Don't call it a dental!
Brendan Howard oversees veterinary business, practice management and life-balance content for dvm360.com, dvm360 magazine, Firstline and Vetted, and plans the Practice Management track at all three Fetch dvm360 conferences.Brendan has proudly served under the Veterinary Economics and dvm360 banners for more than 10 years. Before that, he worked as a journalist, writer and editor at Entrepreneur magazine and a top filmed entertainment magazine in Southern California. Brendan received a Masters in English Literature from University of California, Riverside, in 1999.
Prioritize saving teeth with veterinary clients with a new acronym for dental work: COPAT.
The veterinary dental visit is not complete until a discussion is had with the client detailing how to keep their pet's mouth clean and how to minimize recurrence of the disease. Enter ... COPAT. (Getty Images)A few months ago, two veterinary dentists, a president and a past president of the American Veterinary Dental College, sounded off on their favorite terminology for careful examinations and subsequent treatment.
One of those dentists now wants to make a national pitch for a new acronym to cover it all and put preventive care first: COPAT, or comprehensive oral prevention, assessment and treatment.
After all, argues Jan Bellows, DVM, DAVDC, DABVP, FAVD, owner of All Pets Dental in Weston, Florida, prevention is already No. 1 for human dentists. He knows that's still not true for many veterinarians, even though he thinks the change is coming.
Client pushback not problem No. 1
Pet owners push back on the need for dental examinations, cleaning and treatment under anesthesia, sometimes for money reasons, sometimes because the value hasn't been explained, sometimes out of fear of anesthesia. But Dr. Bellows thinks the biggest road block to switching from a "treat now, prevent down the road" mentality to a prevention-first mentality is work flow.
"If dentistry is handled as it should be, the animal has to be anesthetized and probed, and we need radiographs for those 42 little patients in the dog's mouth, and 30 in the cat," Dr. Bellows says. "That means veterinarians need to find the time and space to do it."
Many practices have only one table, so where do the two to three dental procedures that need multiple extractions a day go?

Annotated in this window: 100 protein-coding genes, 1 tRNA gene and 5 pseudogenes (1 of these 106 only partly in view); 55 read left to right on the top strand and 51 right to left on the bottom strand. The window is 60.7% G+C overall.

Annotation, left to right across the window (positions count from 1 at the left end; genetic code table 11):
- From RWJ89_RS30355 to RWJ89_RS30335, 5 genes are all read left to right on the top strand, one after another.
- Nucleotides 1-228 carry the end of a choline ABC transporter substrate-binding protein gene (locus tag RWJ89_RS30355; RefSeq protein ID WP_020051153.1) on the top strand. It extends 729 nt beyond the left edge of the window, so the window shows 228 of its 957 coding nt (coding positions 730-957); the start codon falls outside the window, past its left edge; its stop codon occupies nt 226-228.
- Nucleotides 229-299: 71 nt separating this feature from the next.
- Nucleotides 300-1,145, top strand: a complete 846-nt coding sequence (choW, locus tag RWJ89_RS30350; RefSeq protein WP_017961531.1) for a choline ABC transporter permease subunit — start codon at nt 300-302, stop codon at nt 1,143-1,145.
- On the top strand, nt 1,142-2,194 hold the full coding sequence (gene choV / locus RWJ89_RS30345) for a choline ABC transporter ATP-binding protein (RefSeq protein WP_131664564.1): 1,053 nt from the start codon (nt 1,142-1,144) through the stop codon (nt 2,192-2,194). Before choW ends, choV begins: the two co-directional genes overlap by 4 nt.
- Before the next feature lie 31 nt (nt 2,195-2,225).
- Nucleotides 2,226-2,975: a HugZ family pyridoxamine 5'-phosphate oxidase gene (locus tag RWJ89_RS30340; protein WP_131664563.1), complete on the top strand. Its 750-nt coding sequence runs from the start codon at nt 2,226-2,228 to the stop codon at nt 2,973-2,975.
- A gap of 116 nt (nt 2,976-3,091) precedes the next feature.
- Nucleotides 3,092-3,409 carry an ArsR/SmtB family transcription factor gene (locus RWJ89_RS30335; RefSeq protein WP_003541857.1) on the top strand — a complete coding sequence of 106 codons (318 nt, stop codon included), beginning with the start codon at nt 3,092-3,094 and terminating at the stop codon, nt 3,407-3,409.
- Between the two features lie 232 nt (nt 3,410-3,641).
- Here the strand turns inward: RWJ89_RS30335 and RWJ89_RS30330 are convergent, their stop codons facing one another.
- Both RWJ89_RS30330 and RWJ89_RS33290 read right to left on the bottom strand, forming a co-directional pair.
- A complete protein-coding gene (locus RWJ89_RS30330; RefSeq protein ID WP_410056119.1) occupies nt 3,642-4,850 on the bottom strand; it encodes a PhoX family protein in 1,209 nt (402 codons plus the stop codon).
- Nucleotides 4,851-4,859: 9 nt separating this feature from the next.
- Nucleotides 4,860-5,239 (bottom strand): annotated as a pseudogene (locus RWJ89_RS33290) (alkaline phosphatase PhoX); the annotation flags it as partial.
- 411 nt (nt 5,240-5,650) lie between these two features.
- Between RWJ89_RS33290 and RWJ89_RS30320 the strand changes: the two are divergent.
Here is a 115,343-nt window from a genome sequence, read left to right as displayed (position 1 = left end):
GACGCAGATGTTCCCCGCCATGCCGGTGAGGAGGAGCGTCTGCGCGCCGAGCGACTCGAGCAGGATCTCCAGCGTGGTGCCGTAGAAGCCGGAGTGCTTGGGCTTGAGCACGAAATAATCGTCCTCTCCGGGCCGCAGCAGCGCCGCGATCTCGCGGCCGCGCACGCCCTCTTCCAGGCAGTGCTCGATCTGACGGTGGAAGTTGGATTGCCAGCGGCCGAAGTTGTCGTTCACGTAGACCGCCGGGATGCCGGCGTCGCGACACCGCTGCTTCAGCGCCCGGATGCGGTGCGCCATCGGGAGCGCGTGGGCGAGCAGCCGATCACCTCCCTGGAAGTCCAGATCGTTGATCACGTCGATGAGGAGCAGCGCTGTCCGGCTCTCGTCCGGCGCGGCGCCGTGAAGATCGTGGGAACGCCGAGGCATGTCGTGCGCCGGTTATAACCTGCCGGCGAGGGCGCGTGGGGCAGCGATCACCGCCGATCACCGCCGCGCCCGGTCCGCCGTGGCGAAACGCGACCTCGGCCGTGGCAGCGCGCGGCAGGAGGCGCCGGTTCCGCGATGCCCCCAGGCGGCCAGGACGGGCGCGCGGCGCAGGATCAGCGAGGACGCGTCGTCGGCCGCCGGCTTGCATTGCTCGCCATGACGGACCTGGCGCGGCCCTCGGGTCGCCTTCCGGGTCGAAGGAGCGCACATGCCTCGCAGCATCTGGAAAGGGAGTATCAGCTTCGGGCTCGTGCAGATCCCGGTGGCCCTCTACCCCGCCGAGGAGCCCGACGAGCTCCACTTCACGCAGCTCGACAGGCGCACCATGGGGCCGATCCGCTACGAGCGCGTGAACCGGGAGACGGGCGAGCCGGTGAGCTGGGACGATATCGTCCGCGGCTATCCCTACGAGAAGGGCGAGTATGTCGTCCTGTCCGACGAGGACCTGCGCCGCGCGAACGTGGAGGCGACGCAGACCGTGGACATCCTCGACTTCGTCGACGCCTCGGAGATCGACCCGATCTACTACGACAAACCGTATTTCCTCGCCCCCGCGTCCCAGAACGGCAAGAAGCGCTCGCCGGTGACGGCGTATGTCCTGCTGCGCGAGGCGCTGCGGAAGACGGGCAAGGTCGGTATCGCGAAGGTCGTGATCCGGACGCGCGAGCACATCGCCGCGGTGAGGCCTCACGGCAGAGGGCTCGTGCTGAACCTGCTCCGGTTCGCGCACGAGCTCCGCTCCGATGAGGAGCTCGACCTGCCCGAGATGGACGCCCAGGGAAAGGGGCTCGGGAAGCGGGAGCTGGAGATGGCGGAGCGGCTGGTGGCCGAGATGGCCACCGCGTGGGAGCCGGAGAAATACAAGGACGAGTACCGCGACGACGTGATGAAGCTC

"We're seeing this problem of not enough space for dental care in practices with veterinarians embracing wellness plans, where preventive dental work is included," he says. "Expense isn't as big a problem as it used to be in those situations, because the routine cleaning is covered-anesthesia, IV, blood work."
So, is there an easy solution to the workflow, staffing and time crunch in revving up more dental work? Probably not, but, readers, share with us at email@example.com any ideas you have and we might share in the future.
"Years ago, we came up with oral ATP-oral assessment, treatment and prevention-which is exactly what we're often doing. We assess the patient and mouth under anesthesia, then we treat, and talk about prevention," Dr. Bellows says. "What many of us are doing today is different than what human dentists are doing. When our patients come to us, they have halitosis, indicating disease under the gum line already."
What he thinks the future could hold, however, is more like the human dentistry model, where patients show up once or twice a year for preventive examinations and cleanings, instead of waiting for problems to develop.
"We see dogs as young as 3 years old with periodontal disease," Dr. Bellows says. "How many people between 25 and 30 start losing their teeth? It doesn't happen, because we brush and floss and go to the dentist to have our teeth cleaned."
Ready to put client education out front on prevention with COPAT? Start brainstorming your favorite client messaging now. “Our dentistry service is now perfectly COPATcetic,” anyone?